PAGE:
There is one distinguishing feature about the life and work of Mrs. Eddy which her critics fail to appreciate, and that is that she has not labored for the rewards or the good opinions of men, but for their welfare and for the approval of God. Other writers may have striven for fame and fortune, but these have not been her ambition. Had she been influenced or actuated in her purpose by love of the world's applause or fear of its adverse judgment, or had she conformed her writings to the prevailing methods of thought and reasoning, she might have been spared much cruel persecution ; but the divine bow of promise in Christian Science would not have spanned the heavens of human consciousness as it is now doing. In supreme loyalty to Truth as revealed to her, she committed her book, "Science and Health with Key to the Scriptures," to the providence of God, not to the mercies of men, and right royally it has prospered in good works, which is God's test of books as well as of men. One can understand an individual becoming indignant over wicked works, but that any one with the welfare of humanity at heart should lift voice or pen against a book or a cause that accomplishes good and not evil, and that makes the path of life smoother, happier, and holier for so many of his fellows, is incomprehensible to the last degree.

The world's attention has somewhat recently been called to an instance of this kind. An author of international reputation as a humorist, but who assumes no knowledge of Christian Science, has elected himself the judge and court to pass upon the merits of the Christian Science text-book, and upon its author, whose life has been devoted to the service of God and mankind, and who is the trusted and honored Leader of the most striking moral and religious movement of the century. In considering his judgment it should be remembered that he virtually acknowledges himself to be blind to the real meaning of the book, which is of itself an impeachment of the value of his decision, for how can one judge correctly of that which he does not see? His own confession that he does not understand Science and Health leaves nothing to his criticism but the interest otherwise attaching to his name.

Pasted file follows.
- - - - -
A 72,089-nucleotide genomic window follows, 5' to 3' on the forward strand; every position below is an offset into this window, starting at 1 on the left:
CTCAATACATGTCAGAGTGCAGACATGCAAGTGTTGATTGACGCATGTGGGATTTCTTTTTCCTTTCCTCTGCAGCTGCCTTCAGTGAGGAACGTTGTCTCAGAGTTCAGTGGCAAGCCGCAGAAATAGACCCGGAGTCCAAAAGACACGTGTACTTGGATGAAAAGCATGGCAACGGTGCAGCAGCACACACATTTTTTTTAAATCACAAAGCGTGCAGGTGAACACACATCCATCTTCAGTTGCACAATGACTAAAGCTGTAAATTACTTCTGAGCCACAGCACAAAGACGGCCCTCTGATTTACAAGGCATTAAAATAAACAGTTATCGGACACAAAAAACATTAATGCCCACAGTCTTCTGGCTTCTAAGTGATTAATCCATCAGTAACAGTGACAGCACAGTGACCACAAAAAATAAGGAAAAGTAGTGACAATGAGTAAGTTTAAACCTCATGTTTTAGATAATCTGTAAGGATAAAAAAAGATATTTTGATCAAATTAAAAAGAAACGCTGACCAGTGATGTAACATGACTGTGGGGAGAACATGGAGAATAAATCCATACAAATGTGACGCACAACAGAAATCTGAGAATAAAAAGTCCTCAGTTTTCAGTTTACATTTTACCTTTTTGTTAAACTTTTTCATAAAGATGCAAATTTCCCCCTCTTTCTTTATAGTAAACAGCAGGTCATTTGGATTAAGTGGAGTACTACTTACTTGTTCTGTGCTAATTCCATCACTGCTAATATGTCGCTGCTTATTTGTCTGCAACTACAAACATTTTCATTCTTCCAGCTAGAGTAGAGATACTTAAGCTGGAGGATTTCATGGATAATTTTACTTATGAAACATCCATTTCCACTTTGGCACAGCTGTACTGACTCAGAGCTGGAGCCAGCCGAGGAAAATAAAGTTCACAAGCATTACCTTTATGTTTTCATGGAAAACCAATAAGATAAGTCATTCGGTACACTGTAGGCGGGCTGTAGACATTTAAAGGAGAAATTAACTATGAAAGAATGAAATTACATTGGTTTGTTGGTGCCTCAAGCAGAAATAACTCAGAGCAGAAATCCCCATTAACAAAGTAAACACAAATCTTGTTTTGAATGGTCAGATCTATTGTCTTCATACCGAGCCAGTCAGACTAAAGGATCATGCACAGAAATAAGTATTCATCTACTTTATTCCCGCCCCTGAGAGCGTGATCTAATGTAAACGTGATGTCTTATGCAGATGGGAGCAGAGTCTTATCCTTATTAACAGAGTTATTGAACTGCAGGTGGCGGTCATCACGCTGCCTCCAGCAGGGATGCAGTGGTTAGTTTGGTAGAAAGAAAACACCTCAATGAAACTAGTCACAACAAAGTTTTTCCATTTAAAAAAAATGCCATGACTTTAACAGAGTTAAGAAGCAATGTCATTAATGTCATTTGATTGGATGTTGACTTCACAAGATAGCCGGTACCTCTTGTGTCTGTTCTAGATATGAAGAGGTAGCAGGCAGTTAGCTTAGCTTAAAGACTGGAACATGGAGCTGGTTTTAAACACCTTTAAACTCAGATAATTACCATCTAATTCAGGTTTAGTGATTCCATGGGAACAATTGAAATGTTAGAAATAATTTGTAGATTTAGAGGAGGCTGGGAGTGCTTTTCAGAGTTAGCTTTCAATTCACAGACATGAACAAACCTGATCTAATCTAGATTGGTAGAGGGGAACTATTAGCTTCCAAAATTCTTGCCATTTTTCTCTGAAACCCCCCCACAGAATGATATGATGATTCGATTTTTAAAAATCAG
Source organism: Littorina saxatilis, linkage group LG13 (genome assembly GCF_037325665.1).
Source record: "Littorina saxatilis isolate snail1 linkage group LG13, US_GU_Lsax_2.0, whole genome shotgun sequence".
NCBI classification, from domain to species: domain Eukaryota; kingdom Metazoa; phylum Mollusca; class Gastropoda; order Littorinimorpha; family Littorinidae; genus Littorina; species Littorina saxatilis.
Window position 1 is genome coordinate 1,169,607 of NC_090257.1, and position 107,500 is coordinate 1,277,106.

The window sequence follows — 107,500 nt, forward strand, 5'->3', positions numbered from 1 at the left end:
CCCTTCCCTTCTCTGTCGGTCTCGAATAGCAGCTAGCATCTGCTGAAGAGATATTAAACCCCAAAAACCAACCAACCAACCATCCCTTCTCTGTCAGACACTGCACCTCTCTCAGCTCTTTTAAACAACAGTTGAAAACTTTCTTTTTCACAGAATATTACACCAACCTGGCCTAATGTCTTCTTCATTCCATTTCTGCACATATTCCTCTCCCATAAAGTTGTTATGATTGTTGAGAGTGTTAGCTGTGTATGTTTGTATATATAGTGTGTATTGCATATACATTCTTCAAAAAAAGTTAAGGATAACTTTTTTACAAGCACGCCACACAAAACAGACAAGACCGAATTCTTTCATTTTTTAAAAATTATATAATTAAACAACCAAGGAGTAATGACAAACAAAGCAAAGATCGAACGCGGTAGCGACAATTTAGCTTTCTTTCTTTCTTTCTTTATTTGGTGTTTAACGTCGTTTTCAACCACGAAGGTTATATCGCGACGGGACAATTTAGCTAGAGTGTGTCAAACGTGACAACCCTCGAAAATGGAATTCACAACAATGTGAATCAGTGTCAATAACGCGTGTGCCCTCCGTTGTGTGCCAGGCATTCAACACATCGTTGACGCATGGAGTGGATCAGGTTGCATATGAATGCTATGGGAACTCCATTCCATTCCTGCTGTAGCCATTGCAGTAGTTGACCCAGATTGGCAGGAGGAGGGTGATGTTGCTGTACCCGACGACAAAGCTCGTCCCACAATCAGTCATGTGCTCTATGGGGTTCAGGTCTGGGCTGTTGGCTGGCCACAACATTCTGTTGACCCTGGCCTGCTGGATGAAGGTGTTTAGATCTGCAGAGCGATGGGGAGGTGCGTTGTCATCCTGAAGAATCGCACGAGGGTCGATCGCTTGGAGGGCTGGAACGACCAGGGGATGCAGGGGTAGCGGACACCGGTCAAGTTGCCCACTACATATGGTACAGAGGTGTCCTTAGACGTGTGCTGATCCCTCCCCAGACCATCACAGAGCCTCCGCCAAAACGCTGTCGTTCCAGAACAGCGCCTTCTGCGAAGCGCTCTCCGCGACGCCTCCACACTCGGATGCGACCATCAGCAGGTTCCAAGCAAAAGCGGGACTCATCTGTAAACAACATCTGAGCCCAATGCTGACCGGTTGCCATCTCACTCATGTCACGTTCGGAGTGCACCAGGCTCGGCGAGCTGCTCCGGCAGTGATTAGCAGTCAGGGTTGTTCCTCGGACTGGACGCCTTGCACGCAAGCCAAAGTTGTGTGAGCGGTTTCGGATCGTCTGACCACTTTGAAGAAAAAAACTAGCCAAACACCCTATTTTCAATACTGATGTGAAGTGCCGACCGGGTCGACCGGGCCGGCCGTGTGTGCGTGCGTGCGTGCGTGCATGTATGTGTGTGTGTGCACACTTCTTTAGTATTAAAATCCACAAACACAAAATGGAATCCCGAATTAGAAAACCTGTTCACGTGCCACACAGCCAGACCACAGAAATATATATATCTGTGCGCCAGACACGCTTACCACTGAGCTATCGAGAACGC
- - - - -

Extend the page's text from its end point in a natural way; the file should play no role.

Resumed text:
The question with this critic seems principally to be one of "English," of words and terms not having been chosen and arranged according to his own sense of suitability. That he has not seen a single idea in the book, or caught a single drift of the author's thought, he appears to blame entirely upon the author and not upon his own lack of discernment. It is scarcely just to charge an author with one's own inability to understand him, when this same author is understood and enjoyed by thousands of others. The writer of this present article when quite a youth endeavored to become interested in one of Dickens' novels, but laid it aside as dull and stupid after scanning a few chapters, although in later years the reading of this author's books became a genuine pleasure. It is evident that the lack of appreciation in the first attempt was wholly with the reader and not with the author.

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January 11, 1908

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